Covid-19: Past infection provides 83% protection for five months but may not stop transmission, study findsBMJ 2021; 372 doi: https://doi.org/10.1136/bmj.n124 (Published 14 January 2021) Cite this as: BMJ 2021;372:n124
People who have previously been infected with covid-19 are likely to be protected against reinfection for several months, but could still carry the virus in their nose and throat and transmit it to others, according to a study which regularly tested thousands of healthcare workers.1
The preprint reported interim results from Public Health England’s Siren study between 18 June and 24 November 2020. During that period, researchers detected 44 potential reinfections and 409 new infections. This equated to an 83% rate of protection from reinfection, which appeared to last for at least for five months from first becoming sick.
The research team warned, however, that early evidence from the next stage of the study suggested that some people who are themselves protected by antibodies still carry high levels of virus and could continue to infect others.
Susan Hopkins, Public Health England senior medical advisor and Siren study lead, said, “We now know that most of those who have had the virus, and developed antibodies, are protected from reinfection, but this is not total and we do not yet know how long protection lasts. Crucially, we believe people may still be able to pass the virus on.”
NHS staff who volunteered for the study were assigned to either the positive cohort (antibody positive or prior polymerase chain reaction (PCR) antibody test positive) or negative cohort (antibody negative, not previously known to be PCR antibody positive). They attended regular PCR and antibody testing (every two to four weeks) and completed fortnightly questionnaires on symptoms and exposures.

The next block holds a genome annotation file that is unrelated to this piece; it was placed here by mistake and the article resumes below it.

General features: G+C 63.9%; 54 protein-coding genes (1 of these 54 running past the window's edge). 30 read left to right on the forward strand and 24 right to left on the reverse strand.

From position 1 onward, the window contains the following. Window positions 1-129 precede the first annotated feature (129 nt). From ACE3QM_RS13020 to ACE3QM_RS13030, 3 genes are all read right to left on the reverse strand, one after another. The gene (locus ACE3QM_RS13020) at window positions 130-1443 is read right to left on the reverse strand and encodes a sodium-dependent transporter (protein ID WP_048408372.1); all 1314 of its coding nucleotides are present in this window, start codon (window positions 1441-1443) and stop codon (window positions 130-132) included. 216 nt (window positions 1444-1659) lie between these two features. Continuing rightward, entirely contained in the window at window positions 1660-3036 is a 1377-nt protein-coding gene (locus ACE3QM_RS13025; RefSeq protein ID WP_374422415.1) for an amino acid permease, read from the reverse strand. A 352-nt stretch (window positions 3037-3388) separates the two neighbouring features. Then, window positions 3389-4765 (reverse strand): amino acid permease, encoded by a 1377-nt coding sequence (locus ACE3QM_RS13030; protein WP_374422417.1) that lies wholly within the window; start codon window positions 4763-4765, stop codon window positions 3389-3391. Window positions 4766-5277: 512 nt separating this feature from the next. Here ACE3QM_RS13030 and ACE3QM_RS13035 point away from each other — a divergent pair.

Between 18 June and 9 November 2020, 20 787 staff (84% female, 88% white, median age 45.9) were included in this analysis, of whom 6614 (32%) were assigned to the positive cohort and 14 173 (68%) to the negative cohort.
By 24 November 2020, 409 new infections were detected in the negative cohort, of whom 249 (79%) were symptomatic at infection. Meanwhile, 40 (12%) were asymptomatic and 28 (9%) did not complete a questionnaire at the time of their symptoms.
The researchers detected 44 potential reinfections in the positive cohort, 15 (34%) of which were symptomatic. Some 42 were defined as possible (two positive PCR samples 90 or more days apart, or a new PCR positive at least four weeks after an antibody positive result), and two were defined as probable (additionally required quantitative serological data or supportive viral genomic data). This compares with 318 new PCR positive infections (249 symptomatic) and 94 antibody seroconversions in the negative cohort.
The researchers calculated that adjusted odds ratio was 0.17 for all reinfections (95% confidence interval 0.13 to 0.24) compared with PCR confirmed primary infections, equating to 83% protection. The median interval between primary infection and reinfection was over 160 days.
When looking at only symptomatic cases supported by positive PCR results, previous infection reduced the odds of reinfection by at least 90% (adjusted odds ratio 0.06 with 95% CI 0.03 to 0.09).
The study team stressed that these results give no insight into the effects of vaccines or the new more transmissible variant in the UK, because of the time period analysed. These factors will be considered in later stages of analysis.